This building stands proudly in open country in all its simple, formal fulfillment, and it would seem to be the work of a much more mature architect. As a result, England's reputation was made within the modernist canon, and with the subsequent tourism schemes, in which he endeavored to provide a contrast to the cruder manifestations of developer building already proliferating across the island, a rising practice has continued, apace with just such a mission.
England's recent exhibition, which he shared with Patrick Fenech, has shown that he is still producing important work. While the Manikata Church remains iconic, after some 40 years there are now opportunities anew. The works shown in the Auberge d'Italie also warn us (and Malta) that the community should still engage with England to enable those key works that have remained projects to be brought to fruition as well as to seek to preserve his existing work, always under threat.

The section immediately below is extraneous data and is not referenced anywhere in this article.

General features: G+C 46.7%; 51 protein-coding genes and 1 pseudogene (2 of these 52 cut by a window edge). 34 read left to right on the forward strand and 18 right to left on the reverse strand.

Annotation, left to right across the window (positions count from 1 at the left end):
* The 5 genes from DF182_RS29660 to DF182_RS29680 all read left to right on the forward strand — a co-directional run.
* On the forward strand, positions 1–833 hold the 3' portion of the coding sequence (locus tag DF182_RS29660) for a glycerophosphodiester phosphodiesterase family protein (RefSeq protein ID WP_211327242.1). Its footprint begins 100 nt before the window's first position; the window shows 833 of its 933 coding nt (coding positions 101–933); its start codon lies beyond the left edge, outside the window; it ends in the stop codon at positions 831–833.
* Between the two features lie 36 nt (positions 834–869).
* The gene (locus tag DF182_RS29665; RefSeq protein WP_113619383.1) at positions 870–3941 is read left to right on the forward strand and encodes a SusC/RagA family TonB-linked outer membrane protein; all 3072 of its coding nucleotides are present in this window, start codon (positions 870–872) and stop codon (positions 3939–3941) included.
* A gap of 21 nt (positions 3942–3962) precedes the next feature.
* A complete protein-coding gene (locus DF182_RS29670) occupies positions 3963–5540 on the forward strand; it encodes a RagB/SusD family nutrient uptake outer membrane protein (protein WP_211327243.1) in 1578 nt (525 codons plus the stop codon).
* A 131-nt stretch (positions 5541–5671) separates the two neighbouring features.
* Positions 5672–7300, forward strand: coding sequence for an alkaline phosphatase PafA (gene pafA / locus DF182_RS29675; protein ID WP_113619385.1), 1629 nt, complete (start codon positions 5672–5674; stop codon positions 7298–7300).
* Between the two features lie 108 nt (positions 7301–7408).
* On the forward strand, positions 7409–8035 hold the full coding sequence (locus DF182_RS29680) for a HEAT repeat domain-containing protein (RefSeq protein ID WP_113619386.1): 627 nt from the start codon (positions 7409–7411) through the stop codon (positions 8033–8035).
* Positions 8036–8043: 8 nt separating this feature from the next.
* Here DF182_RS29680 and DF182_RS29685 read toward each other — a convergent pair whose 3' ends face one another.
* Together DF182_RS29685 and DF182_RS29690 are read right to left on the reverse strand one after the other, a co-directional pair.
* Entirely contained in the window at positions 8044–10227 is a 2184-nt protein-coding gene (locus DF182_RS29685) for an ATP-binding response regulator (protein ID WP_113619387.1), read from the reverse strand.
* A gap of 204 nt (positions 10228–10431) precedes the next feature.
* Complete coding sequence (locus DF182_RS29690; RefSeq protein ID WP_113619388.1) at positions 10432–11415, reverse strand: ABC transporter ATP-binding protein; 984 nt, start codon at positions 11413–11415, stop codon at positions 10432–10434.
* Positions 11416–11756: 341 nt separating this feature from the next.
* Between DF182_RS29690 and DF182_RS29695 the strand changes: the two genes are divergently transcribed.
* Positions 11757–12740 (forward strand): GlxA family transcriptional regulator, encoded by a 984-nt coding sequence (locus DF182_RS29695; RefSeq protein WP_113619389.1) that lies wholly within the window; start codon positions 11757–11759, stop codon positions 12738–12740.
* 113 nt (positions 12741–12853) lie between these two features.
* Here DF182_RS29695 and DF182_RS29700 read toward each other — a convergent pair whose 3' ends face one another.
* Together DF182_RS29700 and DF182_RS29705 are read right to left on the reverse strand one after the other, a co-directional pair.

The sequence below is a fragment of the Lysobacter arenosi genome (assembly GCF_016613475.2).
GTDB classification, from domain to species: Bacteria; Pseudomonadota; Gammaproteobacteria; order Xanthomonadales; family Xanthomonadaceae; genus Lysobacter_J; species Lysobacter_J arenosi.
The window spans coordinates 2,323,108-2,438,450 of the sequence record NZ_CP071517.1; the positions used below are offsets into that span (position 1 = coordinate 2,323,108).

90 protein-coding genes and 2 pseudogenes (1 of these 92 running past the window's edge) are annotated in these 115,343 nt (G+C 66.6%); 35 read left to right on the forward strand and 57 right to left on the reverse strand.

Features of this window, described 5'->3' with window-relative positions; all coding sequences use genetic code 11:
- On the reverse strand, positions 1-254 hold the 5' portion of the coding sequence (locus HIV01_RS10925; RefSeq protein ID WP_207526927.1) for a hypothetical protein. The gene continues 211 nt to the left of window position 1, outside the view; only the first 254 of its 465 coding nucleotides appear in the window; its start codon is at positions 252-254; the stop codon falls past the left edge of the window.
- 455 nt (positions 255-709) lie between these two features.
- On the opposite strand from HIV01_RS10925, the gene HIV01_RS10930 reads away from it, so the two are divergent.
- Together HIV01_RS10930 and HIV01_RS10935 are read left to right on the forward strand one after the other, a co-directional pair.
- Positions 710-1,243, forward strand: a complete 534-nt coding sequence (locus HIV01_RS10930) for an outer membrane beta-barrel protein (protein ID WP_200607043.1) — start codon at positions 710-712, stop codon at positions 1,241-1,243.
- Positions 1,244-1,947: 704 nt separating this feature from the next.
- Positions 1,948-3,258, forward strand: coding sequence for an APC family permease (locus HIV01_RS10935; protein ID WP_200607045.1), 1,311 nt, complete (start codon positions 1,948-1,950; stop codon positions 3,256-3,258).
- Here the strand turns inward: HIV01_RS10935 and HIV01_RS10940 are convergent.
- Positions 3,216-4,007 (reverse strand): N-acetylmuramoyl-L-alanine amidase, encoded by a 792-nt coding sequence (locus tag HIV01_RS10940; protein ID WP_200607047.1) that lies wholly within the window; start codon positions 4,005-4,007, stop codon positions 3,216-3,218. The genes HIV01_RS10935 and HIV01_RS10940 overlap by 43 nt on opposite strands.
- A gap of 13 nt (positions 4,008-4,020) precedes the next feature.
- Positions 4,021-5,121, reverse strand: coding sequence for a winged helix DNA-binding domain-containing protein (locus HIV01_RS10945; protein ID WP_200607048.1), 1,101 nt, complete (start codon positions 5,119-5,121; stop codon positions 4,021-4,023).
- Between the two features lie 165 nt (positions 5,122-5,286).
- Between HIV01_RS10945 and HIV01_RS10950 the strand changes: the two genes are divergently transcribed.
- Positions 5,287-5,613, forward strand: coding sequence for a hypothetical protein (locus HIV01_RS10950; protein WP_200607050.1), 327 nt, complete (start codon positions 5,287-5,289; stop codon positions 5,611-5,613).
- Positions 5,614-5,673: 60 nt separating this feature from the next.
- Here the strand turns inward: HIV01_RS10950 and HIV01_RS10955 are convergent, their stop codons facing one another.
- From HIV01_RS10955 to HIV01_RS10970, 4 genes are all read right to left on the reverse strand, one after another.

The photographic work of Patrick Fenech shared this exhibition; here is a talent in Malta, whose work is highly complementary to that of England and who is also developing an international reputation. His work, shown for the first time at the Malta Arts Festival this year, was shown last December at the Florence Biennale, and will be shown between July and September this year in Arles, France in the exhibition 'Photographical Entities of Europe.' Next year his work will be exhibited in Boston, USA. One of the most dramatic and poetic works focuses on the question of what happens at the end of the proverbial rainbow. I caught a Rainbow in my Nets dates from this year, and is a multi-coloured photography montage, which follows other fisher-related images from 2007. There is also perceptible a vein of humour which unites Fenech and England. England's remarkable sculpture of voids penetrated by sunlight was completed in Sliema, late in 2002. It expresses, as does Fenech in his work, a human predicament, one of joy in both cases. One is reminded of Richard England's reverent (but discreetly humorous) rendering of the Papal Stand designed and built for the Pope's visit in 2001. This is a masterly evocation of the sublime, so light and white that His Holiness and accompanying Eminences might be carried up aloft, heavenwards, were it not for the strong pair of columns that hold it all together. England managed with this commission to express the sublimity of the moment, but there is also (as those who know him will acknowledge) a slight trace of adolescent humour in the contrivance, something that should be more frequently found in the architectural world. Of this world, England is fully cognisant.